The holiday season brings excitement, from the very mention of Santa and the mountain of presents he'll bring to the twinkling lights that adorn every square inch of the house.
But for ministers, remembering the true meaning of the holiday season means reminding their congregations that the spirit of the holiday should be set aside to remember the birth and life of Christ.
"First, I think the tendency among middle-class Americans this time of year is to raise our expectations," said Carolyn Moore, elder of Mosaic United Methodist Church, which meets at Evans High School on Cox Road. "It's all feeling. But, for Christians, Christmas is not a feeling, it's a face."
Moore emphasizes the "real Jesus; the flesh and blood Jesus who was born of a woman" in her messages to her members.
"I speak of Jesus not as just an idea, but as a man," she said. "He was a prophecy whose story was part of the grand design from the very beginning."
Jeremy Hinote, youth minister at Central Church of Christ on Old Petersburg Road, said the Church of Christ doesn't celebrate Christmas as the birth of Jesus. Rather, his faith believes it is important to reflect on the birth and life of Christ all year long.
"We remind people about the holiday season and how we should be thankful," he said. "We use it as a time to help people realize that we should be thankful every day that Christ was born and died for us."
Steve Spencer, pastor of First Baptist Church of Evans, said distractions definitely abound during the holiday season, but he doesn't necessarily preach his sermons any differently in December.
"I try to do at Christmas what I'd do any time of the year," he said, adding that he has adopted the theme "Make Much of Jesus" for the Advent season.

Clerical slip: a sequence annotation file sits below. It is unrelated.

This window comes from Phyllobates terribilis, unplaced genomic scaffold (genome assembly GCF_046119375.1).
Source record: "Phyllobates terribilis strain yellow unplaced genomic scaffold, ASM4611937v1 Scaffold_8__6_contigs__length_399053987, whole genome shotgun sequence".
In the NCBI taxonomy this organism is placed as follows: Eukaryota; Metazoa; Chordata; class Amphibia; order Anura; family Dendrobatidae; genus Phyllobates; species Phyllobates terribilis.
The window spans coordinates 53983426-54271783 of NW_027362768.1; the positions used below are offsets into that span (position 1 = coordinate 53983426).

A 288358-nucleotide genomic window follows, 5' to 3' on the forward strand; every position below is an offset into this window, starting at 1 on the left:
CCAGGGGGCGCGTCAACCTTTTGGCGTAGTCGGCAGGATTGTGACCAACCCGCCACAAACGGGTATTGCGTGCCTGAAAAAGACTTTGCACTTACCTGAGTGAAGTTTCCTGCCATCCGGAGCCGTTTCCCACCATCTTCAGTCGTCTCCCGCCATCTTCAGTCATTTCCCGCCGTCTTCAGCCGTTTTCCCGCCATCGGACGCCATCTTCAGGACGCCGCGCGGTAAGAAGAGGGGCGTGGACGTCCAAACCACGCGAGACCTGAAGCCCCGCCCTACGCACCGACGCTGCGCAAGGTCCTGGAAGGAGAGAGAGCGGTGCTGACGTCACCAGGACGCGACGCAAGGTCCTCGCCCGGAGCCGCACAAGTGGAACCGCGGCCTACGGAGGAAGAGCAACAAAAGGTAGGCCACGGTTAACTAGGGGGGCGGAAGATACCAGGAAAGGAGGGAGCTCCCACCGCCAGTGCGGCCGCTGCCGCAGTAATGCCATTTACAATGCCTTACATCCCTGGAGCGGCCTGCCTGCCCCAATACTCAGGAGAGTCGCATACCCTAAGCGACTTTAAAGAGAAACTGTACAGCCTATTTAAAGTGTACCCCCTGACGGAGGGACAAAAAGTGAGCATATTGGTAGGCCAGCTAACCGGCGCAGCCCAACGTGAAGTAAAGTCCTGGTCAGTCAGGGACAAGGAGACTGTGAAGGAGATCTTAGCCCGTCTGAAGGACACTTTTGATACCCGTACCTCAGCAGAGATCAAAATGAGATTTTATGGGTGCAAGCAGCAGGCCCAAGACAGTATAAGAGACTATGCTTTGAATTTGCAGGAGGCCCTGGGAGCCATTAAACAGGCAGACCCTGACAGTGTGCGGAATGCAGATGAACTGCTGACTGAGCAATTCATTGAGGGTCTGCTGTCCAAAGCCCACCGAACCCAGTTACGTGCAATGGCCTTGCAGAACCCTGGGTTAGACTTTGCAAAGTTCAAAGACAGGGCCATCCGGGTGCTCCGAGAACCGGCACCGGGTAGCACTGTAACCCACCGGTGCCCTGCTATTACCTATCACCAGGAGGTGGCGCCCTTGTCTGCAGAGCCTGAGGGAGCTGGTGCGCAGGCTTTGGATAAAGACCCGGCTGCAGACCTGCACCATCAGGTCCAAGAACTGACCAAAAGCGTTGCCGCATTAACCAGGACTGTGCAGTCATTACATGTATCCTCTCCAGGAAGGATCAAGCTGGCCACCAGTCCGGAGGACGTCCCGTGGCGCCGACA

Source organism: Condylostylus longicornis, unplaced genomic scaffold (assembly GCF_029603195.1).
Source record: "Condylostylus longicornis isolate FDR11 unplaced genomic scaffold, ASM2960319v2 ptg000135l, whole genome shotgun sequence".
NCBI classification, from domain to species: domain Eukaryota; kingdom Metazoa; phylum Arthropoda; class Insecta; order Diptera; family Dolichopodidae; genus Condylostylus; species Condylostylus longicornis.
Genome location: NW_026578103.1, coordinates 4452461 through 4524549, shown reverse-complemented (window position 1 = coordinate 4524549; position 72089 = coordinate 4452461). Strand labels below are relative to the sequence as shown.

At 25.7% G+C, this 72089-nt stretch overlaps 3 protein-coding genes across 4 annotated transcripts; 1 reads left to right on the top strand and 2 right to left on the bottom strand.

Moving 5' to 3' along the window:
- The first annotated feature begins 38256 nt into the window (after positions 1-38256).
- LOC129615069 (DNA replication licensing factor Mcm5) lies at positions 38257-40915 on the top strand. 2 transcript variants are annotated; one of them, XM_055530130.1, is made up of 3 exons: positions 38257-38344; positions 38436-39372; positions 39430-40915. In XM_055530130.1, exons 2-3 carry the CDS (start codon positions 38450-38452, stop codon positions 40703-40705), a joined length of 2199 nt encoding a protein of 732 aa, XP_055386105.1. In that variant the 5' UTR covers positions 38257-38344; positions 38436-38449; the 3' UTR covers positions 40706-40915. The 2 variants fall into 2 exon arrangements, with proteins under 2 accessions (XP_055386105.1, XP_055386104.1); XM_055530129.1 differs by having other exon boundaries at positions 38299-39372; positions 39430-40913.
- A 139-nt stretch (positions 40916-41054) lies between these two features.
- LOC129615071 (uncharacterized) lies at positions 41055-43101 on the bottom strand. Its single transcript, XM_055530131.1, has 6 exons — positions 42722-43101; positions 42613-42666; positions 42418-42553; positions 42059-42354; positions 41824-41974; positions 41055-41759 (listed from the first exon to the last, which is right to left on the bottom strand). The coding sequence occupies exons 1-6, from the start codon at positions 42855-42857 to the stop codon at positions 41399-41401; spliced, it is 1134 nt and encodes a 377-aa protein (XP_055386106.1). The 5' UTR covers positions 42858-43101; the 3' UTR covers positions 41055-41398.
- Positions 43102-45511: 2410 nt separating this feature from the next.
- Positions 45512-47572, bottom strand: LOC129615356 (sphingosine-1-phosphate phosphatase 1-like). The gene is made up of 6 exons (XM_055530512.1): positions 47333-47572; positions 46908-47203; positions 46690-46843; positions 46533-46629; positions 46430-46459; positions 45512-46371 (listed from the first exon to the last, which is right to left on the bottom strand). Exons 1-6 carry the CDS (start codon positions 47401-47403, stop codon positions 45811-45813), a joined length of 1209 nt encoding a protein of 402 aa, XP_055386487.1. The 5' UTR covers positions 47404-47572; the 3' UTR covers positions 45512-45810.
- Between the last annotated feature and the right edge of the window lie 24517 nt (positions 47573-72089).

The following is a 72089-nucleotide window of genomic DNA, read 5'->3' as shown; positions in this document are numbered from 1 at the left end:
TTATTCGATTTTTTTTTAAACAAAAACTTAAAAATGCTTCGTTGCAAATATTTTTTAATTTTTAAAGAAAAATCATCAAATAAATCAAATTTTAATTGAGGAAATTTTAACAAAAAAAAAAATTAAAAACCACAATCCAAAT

Moore agrees that it is easy to see how so many people get wrapped up in the holiday season that they fail to reflect on the spirit of the season.
"I think we need to be intentional about the spirit of Christmas. But how do you do that?" she asked.
First of all, Moore said Christians are called to practice the spirit of patience and kindness.
"This is very important," she said. "I've just seen a lot of stress out there. Every Christian out there has a responsibility to practice patience."
Secondly, Moore said it's important to practice the spirit of generosity, which is what Jesus taught.
"Give something somewhere beyond what's on your gift list," she said.
Mosaic Methodist Church will hold its first Christmas Eve service Friday at 5:30 p.m., where a program on Christmas traditions around the world will be explored.
"Be intentional about the spirit of Christmas," Moore said.
"This thought was brought to my attention just the other day," she said. "I was listening to a song by Larnelle Harris in which he sings about packing up the Christmas decorations at the end of the season. His son asks if they pack up baby Jesus, too. In the end, we don't remember Jesus only at Christmas, but all through the year we live in the presence of Jesus."
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